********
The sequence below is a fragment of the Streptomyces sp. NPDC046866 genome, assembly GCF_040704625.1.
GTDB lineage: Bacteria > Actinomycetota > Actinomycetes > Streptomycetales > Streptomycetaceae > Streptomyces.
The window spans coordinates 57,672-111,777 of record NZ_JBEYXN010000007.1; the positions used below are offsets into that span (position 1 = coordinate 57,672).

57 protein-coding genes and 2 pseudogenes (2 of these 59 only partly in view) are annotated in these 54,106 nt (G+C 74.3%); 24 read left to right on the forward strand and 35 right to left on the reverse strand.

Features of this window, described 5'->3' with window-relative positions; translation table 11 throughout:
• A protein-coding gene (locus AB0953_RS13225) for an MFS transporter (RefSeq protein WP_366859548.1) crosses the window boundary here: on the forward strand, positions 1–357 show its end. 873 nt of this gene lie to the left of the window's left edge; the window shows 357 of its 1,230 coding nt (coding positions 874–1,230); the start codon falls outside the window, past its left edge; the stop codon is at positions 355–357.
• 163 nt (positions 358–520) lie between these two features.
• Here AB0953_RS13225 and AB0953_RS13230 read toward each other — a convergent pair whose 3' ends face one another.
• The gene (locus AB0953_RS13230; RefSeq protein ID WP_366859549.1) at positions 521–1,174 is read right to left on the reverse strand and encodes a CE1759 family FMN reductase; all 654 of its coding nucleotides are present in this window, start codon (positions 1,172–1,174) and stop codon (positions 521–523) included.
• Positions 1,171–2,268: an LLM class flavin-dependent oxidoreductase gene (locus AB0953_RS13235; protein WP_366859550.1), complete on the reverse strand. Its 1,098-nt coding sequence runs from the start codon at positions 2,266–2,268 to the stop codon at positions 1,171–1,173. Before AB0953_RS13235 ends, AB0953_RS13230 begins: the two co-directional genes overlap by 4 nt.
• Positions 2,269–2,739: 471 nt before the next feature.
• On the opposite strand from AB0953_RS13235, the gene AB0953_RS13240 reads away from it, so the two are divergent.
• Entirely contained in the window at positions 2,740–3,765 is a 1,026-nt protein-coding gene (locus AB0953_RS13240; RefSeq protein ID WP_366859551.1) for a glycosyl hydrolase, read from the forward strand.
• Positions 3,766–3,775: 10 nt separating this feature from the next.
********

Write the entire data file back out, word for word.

The sequence below is a fragment of the Streptomyces sp. NPDC046866 genome, assembly GCF_040704625.1.
GTDB lineage: Bacteria > Actinomycetota > Actinomycetes > Streptomycetales > Streptomycetaceae > Streptomyces.
The window spans coordinates 57,672-111,777 of record NZ_JBEYXN010000007.1; the positions used below are offsets into that span (position 1 = coordinate 57,672).

57 protein-coding genes and 2 pseudogenes (2 of these 59 only partly in view) are annotated in these 54,106 nt (G+C 74.3%); 24 read left to right on the forward strand and 35 right to left on the reverse strand.

Features of this window, described 5'->3' with window-relative positions; translation table 11 throughout:
• A protein-coding gene (locus AB0953_RS13225) for an MFS transporter (RefSeq protein WP_366859548.1) crosses the window boundary here: on the forward strand, positions 1–357 show its end. 873 nt of this gene lie to the left of the window's left edge; the window shows 357 of its 1,230 coding nt (coding positions 874–1,230); the start codon falls outside the window, past its left edge; the stop codon is at positions 355–357.
• 163 nt (positions 358–520) lie between these two features.
• Here AB0953_RS13225 and AB0953_RS13230 read toward each other — a convergent pair whose 3' ends face one another.
• The gene (locus AB0953_RS13230; RefSeq protein ID WP_366859549.1) at positions 521–1,174 is read right to left on the reverse strand and encodes a CE1759 family FMN reductase; all 654 of its coding nucleotides are present in this window, start codon (positions 1,172–1,174) and stop codon (positions 521–523) included.
• Positions 1,171–2,268: an LLM class flavin-dependent oxidoreductase gene (locus AB0953_RS13235; protein WP_366859550.1), complete on the reverse strand. Its 1,098-nt coding sequence runs from the start codon at positions 2,266–2,268 to the stop codon at positions 1,171–1,173. Before AB0953_RS13235 ends, AB0953_RS13230 begins: the two co-directional genes overlap by 4 nt.
• Positions 2,269–2,739: 471 nt before the next feature.
• On the opposite strand from AB0953_RS13235, the gene AB0953_RS13240 reads away from it, so the two are divergent.
• Entirely contained in the window at positions 2,740–3,765 is a 1,026-nt protein-coding gene (locus AB0953_RS13240; RefSeq protein ID WP_366859551.1) for a glycosyl hydrolase, read from the forward strand.
• Positions 3,766–3,775: 10 nt separating this feature from the next.